Mah,
Girl, you are brave! I think however i have to disagree and say our civil liberties are not being infringed, only.. preserved. :)

I don't know of one case where someone was being listened into for no apparent reason.
I don't think it is a big deal unless you have something to hide, and if you don't have something to hide, then being against it is just political. (Mah, i am not inferring you are being political about it).

I think if you trust your commander in chief as I do Bush, then you know he won't wire tap for 'fun'.. and eavesdrop on a regular american's conversation.

If it were Sadam doing it, then I would be concerned because I would end up on the chopping block.
You have to ask yourself why would Bush want to eavesdrop on your average joe's conversation. It doesn't make sense. (Not Bush, but whomever is hired to do that job).

If they make a mistake and listen to ole' granny talking to her son, they would hang up and get it right. But, that is no big deal..

As LMC said: We are in a post 9/11 world. Plain and simple.

I am sure there is oversight to those doing the tapping. If they mishandle their jobs i am sure they will be fired, easy.

Bloviating Zeppelin said...

Let me tell you a little about wiretapping. And tech. And law enforcement. And the alphabet agencies. Just trust me. I know some about this. That's where it will end.

The FBI runs domestic investigations no matter what you think. The CIA adds input. Each agency is proprietary and doesn't want to inherently share -- because that's their nature.

The NSA runs the conduit in between. The NRO runs satellite recon and shares its take with necessary AAs.

It is the CIA that is forbidden, by law, to spy or operate domestically. The NSA, once called "No Such Agency" is the tech arm of the US. The FBI has no such restriction.

The NSA does not have an "operations arm" per se. Their operatives are tech wonks who liaison with other agencies who physically perform the legwork. The NSA does not have a "hit squad" or a "field squad." They are, instead, the digital wonks who lord over the Crays in the basements.

They are the means; not the end.

In addition, LMC, as you so properly point out, there is such a thing as wasted time.

When one wants to focus on a specific topic, area, segment, population or person, it simply does NOT pay to focus on LMC's call to the bank regarding a missed payment, Mahndisa's call to Fresno about a friend's health or James Manning's call to Virginia regarding an Eddie Bauer order.

Some years ago, the NSA helped install the ECHELON program under former President Clinton:

"During the 1990's under President Clinton, the National Security Agency monitored millions of private phone calls placed by U.S. citizens and citizens of other countries under a super secret program code-named Echelon."

Further:

On Friday, the New York Times suggested that the Bush administration has instituted "a major shift in American intelligence-gathering practices" when it "secretly authorized the National Security Agency to eavesdrop on Americans and others inside the United States to search for evidence of terrorist activity without [obtaining] court-approved warrants."

But in fact, the NSA had been monitoring private domestic telephone conversations on a much larger scale throughout the 1990s - all of it done without a court order, let alone a catalyst like the 9/11 attacks.

In February 2000, for instance, CBS "60 Minutes" correspondent Steve Kroft introduced a report on the Clinton-era spy program by noting:

"If you made a phone call today or sent an e-mail to a friend, there's a good chance what you said or wrote was captured and screened by the country's largest intelligence agency. The top-secret Global Surveillance Network is called Echelon, and it's run by the National Security Agency."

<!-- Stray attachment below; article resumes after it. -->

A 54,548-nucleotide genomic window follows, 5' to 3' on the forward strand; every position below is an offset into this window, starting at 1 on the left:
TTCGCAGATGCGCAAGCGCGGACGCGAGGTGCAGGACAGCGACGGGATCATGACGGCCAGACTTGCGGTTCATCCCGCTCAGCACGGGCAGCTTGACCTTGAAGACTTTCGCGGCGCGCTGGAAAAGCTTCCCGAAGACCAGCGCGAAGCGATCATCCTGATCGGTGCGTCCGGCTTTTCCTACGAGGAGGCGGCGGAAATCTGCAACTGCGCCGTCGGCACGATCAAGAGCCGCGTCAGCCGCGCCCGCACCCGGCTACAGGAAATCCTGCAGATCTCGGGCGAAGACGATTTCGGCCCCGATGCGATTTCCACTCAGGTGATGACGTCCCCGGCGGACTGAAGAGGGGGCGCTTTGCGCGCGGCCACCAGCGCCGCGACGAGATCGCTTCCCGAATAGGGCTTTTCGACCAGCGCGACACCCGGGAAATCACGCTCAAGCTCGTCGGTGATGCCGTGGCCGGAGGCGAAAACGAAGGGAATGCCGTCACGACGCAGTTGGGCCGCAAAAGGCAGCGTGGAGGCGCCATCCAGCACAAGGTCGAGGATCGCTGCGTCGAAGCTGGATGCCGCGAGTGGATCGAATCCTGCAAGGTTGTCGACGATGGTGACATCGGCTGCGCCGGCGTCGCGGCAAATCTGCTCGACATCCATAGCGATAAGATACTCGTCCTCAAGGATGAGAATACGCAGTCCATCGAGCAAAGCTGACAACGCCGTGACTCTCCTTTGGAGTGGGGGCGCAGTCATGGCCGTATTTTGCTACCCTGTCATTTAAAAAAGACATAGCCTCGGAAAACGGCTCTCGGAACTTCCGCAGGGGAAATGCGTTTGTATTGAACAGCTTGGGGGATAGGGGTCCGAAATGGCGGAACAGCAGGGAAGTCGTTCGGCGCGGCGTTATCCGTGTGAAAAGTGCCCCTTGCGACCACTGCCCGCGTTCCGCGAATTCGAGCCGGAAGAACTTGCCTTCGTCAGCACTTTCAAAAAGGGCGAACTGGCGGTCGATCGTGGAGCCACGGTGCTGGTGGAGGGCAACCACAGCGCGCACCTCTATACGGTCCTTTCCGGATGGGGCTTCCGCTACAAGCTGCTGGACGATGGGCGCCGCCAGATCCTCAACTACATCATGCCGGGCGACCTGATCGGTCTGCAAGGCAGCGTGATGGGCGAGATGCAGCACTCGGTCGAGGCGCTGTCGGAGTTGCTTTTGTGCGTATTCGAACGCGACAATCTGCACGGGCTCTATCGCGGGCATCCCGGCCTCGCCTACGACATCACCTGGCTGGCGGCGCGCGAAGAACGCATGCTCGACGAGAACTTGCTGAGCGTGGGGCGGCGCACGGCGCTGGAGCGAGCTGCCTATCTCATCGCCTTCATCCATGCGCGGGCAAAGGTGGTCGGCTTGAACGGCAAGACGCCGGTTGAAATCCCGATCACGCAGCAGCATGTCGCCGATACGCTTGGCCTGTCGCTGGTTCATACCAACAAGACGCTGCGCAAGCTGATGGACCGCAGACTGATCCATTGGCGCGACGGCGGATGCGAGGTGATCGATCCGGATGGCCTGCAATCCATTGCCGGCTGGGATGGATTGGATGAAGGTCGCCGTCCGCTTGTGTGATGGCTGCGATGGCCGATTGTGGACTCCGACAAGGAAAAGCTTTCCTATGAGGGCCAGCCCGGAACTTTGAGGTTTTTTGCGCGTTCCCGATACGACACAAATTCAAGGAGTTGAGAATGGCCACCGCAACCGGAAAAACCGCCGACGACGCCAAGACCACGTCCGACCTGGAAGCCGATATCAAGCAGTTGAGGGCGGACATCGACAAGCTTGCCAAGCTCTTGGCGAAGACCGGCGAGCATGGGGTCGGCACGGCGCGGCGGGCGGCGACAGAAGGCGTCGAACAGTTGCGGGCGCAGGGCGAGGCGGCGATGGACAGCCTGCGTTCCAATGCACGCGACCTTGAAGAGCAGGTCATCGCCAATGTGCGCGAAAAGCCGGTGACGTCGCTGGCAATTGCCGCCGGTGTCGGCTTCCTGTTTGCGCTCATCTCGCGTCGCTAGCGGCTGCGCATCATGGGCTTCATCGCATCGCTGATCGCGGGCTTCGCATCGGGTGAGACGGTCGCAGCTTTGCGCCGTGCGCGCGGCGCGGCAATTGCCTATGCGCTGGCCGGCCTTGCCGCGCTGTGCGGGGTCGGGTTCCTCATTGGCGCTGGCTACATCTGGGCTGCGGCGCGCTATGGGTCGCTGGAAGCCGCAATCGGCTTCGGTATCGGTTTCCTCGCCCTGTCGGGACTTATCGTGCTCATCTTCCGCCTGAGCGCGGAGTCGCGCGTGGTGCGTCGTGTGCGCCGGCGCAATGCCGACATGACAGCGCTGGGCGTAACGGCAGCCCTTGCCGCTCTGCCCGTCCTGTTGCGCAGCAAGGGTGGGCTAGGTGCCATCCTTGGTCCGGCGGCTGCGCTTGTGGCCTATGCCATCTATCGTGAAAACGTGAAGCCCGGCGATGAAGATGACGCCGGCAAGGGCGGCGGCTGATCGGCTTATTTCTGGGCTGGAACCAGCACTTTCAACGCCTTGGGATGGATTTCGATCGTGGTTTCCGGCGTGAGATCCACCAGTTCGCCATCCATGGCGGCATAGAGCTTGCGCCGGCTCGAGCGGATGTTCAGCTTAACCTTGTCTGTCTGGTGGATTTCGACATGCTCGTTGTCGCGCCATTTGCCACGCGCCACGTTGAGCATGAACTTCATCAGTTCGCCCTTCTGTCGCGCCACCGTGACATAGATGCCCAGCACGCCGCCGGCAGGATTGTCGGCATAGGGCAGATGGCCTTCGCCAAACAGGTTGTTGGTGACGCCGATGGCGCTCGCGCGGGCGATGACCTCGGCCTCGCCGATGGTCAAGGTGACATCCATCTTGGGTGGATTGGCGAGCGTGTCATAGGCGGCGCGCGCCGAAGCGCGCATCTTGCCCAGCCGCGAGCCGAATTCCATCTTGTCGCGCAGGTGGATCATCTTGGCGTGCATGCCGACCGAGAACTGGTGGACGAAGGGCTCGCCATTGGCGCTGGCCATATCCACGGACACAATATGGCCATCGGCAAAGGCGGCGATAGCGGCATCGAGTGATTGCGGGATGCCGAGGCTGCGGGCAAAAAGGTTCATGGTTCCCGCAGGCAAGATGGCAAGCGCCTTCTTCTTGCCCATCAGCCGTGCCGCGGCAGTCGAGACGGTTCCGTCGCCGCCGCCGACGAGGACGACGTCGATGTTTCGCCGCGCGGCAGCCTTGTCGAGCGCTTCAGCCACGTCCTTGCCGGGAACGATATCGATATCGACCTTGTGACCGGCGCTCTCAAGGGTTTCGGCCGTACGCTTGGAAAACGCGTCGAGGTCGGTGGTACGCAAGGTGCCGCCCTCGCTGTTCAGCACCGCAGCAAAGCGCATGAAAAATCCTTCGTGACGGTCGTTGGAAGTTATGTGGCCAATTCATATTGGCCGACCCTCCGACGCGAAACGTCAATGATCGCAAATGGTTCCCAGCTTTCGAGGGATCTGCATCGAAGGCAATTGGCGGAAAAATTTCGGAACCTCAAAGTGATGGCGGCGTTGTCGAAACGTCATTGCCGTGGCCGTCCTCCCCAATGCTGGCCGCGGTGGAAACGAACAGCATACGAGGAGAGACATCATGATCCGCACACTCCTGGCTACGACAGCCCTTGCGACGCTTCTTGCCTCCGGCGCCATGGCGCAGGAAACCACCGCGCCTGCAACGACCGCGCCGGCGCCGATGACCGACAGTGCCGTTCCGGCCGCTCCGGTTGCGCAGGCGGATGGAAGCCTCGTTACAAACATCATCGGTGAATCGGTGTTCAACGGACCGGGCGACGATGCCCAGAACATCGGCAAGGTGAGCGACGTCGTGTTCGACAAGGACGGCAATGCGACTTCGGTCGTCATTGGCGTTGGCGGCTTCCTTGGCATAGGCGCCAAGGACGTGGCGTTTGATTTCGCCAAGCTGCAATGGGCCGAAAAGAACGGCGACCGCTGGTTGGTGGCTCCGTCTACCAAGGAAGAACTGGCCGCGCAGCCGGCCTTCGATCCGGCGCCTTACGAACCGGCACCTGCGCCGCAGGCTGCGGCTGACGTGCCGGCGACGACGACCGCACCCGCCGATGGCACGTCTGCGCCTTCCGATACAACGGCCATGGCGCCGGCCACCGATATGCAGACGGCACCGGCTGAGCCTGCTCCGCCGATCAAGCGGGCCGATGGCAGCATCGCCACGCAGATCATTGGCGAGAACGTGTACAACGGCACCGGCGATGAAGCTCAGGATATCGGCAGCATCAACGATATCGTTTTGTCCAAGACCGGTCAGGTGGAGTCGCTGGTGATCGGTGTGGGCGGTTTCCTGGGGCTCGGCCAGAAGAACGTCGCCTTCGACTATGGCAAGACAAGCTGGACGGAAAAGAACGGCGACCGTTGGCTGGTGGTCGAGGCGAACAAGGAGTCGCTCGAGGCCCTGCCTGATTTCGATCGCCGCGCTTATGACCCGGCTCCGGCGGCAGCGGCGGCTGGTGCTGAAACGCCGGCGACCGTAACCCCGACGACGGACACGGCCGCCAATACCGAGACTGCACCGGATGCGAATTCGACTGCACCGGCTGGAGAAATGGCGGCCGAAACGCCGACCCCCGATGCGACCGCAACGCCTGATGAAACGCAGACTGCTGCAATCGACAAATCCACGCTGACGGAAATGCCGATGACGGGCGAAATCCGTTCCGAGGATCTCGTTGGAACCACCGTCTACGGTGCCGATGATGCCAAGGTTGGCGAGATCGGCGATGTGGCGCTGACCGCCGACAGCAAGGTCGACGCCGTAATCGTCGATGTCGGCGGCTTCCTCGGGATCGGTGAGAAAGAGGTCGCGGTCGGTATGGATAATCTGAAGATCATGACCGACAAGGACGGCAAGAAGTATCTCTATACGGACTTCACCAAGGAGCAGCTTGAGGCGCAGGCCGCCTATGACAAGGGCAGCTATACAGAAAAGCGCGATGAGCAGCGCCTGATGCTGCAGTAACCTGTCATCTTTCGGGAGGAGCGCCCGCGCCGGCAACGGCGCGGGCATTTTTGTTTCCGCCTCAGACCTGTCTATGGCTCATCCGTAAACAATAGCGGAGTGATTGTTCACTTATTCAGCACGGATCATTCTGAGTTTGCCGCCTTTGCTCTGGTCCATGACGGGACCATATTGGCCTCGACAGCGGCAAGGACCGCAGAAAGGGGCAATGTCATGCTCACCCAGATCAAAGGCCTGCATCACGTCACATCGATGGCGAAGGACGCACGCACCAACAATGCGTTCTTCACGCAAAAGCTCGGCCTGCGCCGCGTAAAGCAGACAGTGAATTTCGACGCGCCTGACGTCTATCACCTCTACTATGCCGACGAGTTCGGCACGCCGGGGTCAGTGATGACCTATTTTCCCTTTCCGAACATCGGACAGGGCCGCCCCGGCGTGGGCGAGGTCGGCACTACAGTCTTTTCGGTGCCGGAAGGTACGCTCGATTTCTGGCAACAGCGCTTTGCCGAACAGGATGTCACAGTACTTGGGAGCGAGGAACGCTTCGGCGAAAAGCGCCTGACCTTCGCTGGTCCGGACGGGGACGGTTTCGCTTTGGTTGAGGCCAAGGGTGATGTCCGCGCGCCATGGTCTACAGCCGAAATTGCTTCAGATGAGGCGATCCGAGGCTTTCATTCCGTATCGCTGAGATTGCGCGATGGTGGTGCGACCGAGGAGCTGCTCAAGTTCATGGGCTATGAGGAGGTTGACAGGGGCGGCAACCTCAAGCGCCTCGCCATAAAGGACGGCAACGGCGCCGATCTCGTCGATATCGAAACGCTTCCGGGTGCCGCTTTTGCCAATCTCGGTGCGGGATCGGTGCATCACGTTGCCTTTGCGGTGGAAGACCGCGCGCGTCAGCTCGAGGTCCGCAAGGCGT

NSA computers, said Kroft, "capture virtually every electronic conversation around the world."

Echelon expert Mike Frost, who spent 20 years as a spy for the Canadian equivalent of the National Security Agency, told "60 Minutes" that the agency was monitoring "everything from data transfers to cell phones to portable phones to baby monitors to ATMs."

Mr. Frost detailed activities at one unidentified NSA installation, telling "60 Minutes" that agency operators "can listen in to just about anything" - while Echelon computers screen phone calls for key words that might indicate a terrorist threat.

The "60 Minutes" report also spotlighted Echelon critic, then-Rep. Bob Barr, who complained that the project as it was being implemented under Clinton "engages in the interception of literally millions of communications involving United States citizens."

-- and even before that there was TEMPEST phreaking(http://en.wikipedia.org/wiki/Van_Eck_Phreaking)

This is nothing new.

However, as perhaps before, it is infinitely more warranted on domestic terrorist cells operating within continental US limits, on US soil, linking calls to foreign countries utilizing local cell phone networks and area codes.

And on foreign cells utilizing domestic electronic, cellular, molecular and satellite networks.

Our civil liberties are NOT suffering -- and this is from your basic Libertarian mix: the BloZep. And why haven't we caught, say, OBL or some of his cronies?

Simple: we can't go into other countries wholesale as we used to and take over the infrastructure, bomb them into shards, and sift through the detritus.

And technically speaking, one person can have a great influence on what he or she does as opposed to, say, even ten years ago.

You can either leave or erase digital tracks one would have erased or left a few years ago.

Without all its Crays aligned at once, even the NSA can't eradicate your individual usage of, say, PGP.

Rights loss? Everything is a scales, a balance.

What have we lost with The Patriot Act? Not theoretically -- but realistically.


Time spent investigating the BloZep ranting about terroristm detracts from time spent investigating other venues. It's a zero sum loss.

And ZSG.

Little Miss Chatterbox said...

BZ: I so appreciate your insight and wisdom on this subject. Everything you said makes sense and confirms thoughts I've already had. I'm very frustrated with liberals who are freaking out about this when you know it is really nothing new and nothing to be overly freaked out about. Thanks!!!

Assorted Babble by Suzie said...

Like cheering at the horse races...Me too!!! GO W!!!!!!